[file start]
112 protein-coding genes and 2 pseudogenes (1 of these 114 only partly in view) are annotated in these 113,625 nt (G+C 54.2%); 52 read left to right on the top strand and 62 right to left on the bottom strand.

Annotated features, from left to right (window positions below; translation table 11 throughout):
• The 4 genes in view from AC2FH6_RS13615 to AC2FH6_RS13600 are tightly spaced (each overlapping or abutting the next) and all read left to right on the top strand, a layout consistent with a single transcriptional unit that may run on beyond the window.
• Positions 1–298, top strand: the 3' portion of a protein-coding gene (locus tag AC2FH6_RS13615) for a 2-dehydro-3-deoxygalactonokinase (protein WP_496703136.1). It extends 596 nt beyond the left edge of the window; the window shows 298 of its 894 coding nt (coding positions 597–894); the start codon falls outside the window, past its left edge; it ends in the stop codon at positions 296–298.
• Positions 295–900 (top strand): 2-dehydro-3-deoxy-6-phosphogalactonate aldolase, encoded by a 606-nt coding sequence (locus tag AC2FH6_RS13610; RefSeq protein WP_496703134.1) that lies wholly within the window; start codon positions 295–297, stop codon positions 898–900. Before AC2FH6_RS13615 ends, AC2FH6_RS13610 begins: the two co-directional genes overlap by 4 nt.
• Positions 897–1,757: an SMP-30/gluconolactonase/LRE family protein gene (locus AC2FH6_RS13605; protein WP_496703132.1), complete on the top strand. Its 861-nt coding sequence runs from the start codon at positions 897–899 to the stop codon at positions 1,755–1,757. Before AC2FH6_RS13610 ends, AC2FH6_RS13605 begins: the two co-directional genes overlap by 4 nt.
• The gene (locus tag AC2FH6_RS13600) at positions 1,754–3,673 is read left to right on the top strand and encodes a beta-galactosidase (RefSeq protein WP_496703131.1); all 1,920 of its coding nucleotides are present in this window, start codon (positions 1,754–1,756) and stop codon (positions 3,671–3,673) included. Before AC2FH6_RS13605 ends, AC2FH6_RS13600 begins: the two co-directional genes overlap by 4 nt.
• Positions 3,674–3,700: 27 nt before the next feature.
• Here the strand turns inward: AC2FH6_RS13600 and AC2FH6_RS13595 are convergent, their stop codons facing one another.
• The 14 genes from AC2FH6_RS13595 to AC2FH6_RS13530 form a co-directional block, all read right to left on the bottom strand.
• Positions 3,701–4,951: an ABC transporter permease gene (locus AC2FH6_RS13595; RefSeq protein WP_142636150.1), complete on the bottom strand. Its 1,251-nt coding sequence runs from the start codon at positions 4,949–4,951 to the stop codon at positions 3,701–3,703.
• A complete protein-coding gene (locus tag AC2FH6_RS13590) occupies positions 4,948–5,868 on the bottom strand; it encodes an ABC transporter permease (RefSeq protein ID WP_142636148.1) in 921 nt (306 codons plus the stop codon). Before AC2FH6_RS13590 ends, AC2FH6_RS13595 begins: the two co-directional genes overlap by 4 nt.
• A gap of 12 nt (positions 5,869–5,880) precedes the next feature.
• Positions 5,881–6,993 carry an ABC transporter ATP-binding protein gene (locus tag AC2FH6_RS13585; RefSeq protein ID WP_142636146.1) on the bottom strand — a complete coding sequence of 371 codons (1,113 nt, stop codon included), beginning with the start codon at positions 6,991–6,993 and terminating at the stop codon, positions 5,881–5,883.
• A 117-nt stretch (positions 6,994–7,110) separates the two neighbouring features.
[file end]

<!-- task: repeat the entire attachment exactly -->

112 protein-coding genes and 2 pseudogenes (1 of these 114 only partly in view) are annotated in these 113,625 nt (G+C 54.2%); 52 read left to right on the top strand and 62 right to left on the bottom strand.

Annotated features, from left to right (window positions below; translation table 11 throughout):
• The 4 genes in view from AC2FH6_RS13615 to AC2FH6_RS13600 are tightly spaced (each overlapping or abutting the next) and all read left to right on the top strand, a layout consistent with a single transcriptional unit that may run on beyond the window.
• Positions 1–298, top strand: the 3' portion of a protein-coding gene (locus tag AC2FH6_RS13615) for a 2-dehydro-3-deoxygalactonokinase (protein WP_496703136.1). It extends 596 nt beyond the left edge of the window; the window shows 298 of its 894 coding nt (coding positions 597–894); the start codon falls outside the window, past its left edge; it ends in the stop codon at positions 296–298.
• Positions 295–900 (top strand): 2-dehydro-3-deoxy-6-phosphogalactonate aldolase, encoded by a 606-nt coding sequence (locus tag AC2FH6_RS13610; RefSeq protein WP_496703134.1) that lies wholly within the window; start codon positions 295–297, stop codon positions 898–900. Before AC2FH6_RS13615 ends, AC2FH6_RS13610 begins: the two co-directional genes overlap by 4 nt.
• Positions 897–1,757: an SMP-30/gluconolactonase/LRE family protein gene (locus AC2FH6_RS13605; protein WP_496703132.1), complete on the top strand. Its 861-nt coding sequence runs from the start codon at positions 897–899 to the stop codon at positions 1,755–1,757. Before AC2FH6_RS13610 ends, AC2FH6_RS13605 begins: the two co-directional genes overlap by 4 nt.
• The gene (locus tag AC2FH6_RS13600) at positions 1,754–3,673 is read left to right on the top strand and encodes a beta-galactosidase (RefSeq protein WP_496703131.1); all 1,920 of its coding nucleotides are present in this window, start codon (positions 1,754–1,756) and stop codon (positions 3,671–3,673) included. Before AC2FH6_RS13605 ends, AC2FH6_RS13600 begins: the two co-directional genes overlap by 4 nt.
• Positions 3,674–3,700: 27 nt before the next feature.
• Here the strand turns inward: AC2FH6_RS13600 and AC2FH6_RS13595 are convergent, their stop codons facing one another.
• The 14 genes from AC2FH6_RS13595 to AC2FH6_RS13530 form a co-directional block, all read right to left on the bottom strand.
• Positions 3,701–4,951: an ABC transporter permease gene (locus AC2FH6_RS13595; RefSeq protein WP_142636150.1), complete on the bottom strand. Its 1,251-nt coding sequence runs from the start codon at positions 4,949–4,951 to the stop codon at positions 3,701–3,703.
• A complete protein-coding gene (locus tag AC2FH6_RS13590) occupies positions 4,948–5,868 on the bottom strand; it encodes an ABC transporter permease (RefSeq protein ID WP_142636148.1) in 921 nt (306 codons plus the stop codon). Before AC2FH6_RS13590 ends, AC2FH6_RS13595 begins: the two co-directional genes overlap by 4 nt.
• A gap of 12 nt (positions 5,869–5,880) precedes the next feature.
• Positions 5,881–6,993 carry an ABC transporter ATP-binding protein gene (locus tag AC2FH6_RS13585; RefSeq protein ID WP_142636146.1) on the bottom strand — a complete coding sequence of 371 codons (1,113 nt, stop codon included), beginning with the start codon at positions 6,991–6,993 and terminating at the stop codon, positions 5,881–5,883.
• A 117-nt stretch (positions 6,994–7,110) separates the two neighbouring features.